Philip Parker read history at Trinity Hall, Cambridge and International Relations at the Johns Hopkins School of Advanced International Studies, Bologna, Italy. He is a historian specializing in late antiquity and the early medieval period. He is the author of The Northmen’s Fury: A History of the Viking World, The Empire Stops Here: A Journey Around the Frontiers of the Roman World and the DK Eyewitness Companion Guide to World History. He has contributed chapters to a wide range of titles, including to Dorling Kindersley's History of Britain and Ireland and History Year by Year. www.philipparker.net
Dr Kristina Routh
Kristina Routh is a medical doctor and a qualified specialist in public health medicine. Until 2013 she was a senior lecturer in the Department of Public Health, Epidemiology and Biostatistics at the University of Birmingham, England. She is the author of six books for teenagers and numerous magazine articles on a wide range of topics covering medicine, health and the human body. Titles include Need to Know: Down’s Syndrome, Technology all Around Us: Medicine and AIDS (21st Century Issues). As well as writing, Kristina regularly acts as a medical consultant for information books on all aspects of health and the human body. www.kristinarouth.co.uk
Dr Richard Walker
A graduate zoologist with a PhD in biochemistry and physiology, Richard Walker is a science writer with a special interest in human biology and biosciences. He has written, or contributed to, over 100 books. His DK Guide to the Human Body won the 2002 Royal Society Science Books Junior Prize, and three further books were shortlisted for the same prize in 2005, 2008 and 2013. The Way We Work, co-authored with author and illustrator David Macaulay, won a Boston Globe-Horn Book non-fiction prize in 2009.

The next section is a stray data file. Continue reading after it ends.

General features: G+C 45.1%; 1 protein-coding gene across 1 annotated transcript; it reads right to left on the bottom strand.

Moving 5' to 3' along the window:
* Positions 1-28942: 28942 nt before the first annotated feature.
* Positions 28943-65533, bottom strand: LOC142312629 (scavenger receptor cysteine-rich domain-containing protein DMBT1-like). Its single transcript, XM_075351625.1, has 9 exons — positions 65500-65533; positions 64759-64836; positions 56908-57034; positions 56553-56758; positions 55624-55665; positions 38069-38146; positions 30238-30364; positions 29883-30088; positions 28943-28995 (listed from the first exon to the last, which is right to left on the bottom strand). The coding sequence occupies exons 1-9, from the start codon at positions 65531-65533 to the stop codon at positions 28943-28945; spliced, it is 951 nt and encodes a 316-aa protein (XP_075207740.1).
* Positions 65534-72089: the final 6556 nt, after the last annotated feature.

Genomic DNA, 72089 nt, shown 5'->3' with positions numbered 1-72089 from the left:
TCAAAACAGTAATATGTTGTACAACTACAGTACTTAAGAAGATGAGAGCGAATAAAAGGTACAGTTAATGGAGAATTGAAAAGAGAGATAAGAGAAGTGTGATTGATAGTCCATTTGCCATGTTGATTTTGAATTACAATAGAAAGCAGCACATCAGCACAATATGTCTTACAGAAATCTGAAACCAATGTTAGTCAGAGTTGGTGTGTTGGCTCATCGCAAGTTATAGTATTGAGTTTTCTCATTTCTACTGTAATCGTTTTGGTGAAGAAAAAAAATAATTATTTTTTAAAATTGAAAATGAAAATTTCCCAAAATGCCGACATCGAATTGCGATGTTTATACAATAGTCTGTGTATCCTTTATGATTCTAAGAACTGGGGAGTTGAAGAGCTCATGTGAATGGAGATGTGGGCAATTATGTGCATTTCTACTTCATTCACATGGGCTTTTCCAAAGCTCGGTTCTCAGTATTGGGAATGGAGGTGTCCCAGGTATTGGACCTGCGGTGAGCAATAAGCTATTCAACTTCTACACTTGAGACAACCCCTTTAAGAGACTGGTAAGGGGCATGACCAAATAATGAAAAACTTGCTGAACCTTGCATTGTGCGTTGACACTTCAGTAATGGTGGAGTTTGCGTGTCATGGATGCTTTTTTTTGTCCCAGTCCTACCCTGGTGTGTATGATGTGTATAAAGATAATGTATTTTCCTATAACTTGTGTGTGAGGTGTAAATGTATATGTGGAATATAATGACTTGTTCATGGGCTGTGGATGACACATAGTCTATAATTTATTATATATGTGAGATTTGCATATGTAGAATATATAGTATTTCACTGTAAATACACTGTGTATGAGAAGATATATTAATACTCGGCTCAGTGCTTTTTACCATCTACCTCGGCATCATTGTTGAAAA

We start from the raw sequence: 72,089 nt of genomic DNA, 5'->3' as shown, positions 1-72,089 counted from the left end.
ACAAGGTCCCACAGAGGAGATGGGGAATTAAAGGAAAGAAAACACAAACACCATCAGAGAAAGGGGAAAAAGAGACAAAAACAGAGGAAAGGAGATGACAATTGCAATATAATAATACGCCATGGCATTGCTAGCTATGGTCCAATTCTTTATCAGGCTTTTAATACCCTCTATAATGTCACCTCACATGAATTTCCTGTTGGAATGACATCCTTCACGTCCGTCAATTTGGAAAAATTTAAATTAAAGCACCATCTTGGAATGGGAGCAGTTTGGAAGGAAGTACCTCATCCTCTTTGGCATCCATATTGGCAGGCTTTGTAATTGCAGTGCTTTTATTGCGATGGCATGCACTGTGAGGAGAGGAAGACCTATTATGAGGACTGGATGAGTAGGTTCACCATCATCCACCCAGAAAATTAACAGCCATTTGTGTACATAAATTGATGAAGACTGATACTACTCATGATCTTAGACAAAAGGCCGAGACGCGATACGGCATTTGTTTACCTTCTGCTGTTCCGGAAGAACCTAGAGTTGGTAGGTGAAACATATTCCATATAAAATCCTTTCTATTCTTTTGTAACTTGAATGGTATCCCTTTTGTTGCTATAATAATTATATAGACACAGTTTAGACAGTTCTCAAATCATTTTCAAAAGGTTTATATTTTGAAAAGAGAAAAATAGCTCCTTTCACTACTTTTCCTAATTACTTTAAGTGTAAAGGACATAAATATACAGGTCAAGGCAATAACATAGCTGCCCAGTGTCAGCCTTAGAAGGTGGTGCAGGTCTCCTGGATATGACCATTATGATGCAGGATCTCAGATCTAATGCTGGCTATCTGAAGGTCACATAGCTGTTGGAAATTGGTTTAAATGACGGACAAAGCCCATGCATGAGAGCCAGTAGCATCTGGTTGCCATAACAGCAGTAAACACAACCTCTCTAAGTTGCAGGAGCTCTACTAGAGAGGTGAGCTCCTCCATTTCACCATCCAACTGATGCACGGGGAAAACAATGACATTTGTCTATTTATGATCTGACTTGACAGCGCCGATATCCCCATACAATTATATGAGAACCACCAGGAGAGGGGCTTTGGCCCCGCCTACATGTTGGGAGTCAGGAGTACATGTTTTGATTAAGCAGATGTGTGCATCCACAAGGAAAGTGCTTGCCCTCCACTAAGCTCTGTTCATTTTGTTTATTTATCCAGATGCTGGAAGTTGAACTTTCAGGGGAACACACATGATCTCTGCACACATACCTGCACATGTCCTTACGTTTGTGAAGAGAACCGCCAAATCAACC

Philip Wilkinson was educated at Oxford University, after which he pursued a career as an editor. He has been a full-time writer for more than 20 years and has published many books on history, architecture, art and religions. Among his many titles are: What the Romans Did For Us (Boxtree / BBC), Encyclopedia of World Events (Collins & Brown UK / Viking USA), Great Designs (Dorling Kindersley), Michelangelo (National Geographic), Art Gallery: Faces and Stories (Macmillan), Myths and Legends (Dorling Kindersley), A Celebration of Customs and Rituals of the World (Collins & Brown / Viking USA) and Illustrated Dictionary of Religions (Dorling Kindersley).
Formerly a lecturer in New Testament Studies at London School of Theology, Robert Willoughby is an Assistant Curate at St Michael's and All Saints, Highgate, London. He is the author of a Children's Guide to the Bible (1999), Angels: A Journey of Celebration for Individuals, Small Groups or Churches (with Ro Willoughby, 2006) and So, Who Is God?: Answers to Real Questions About God (2006).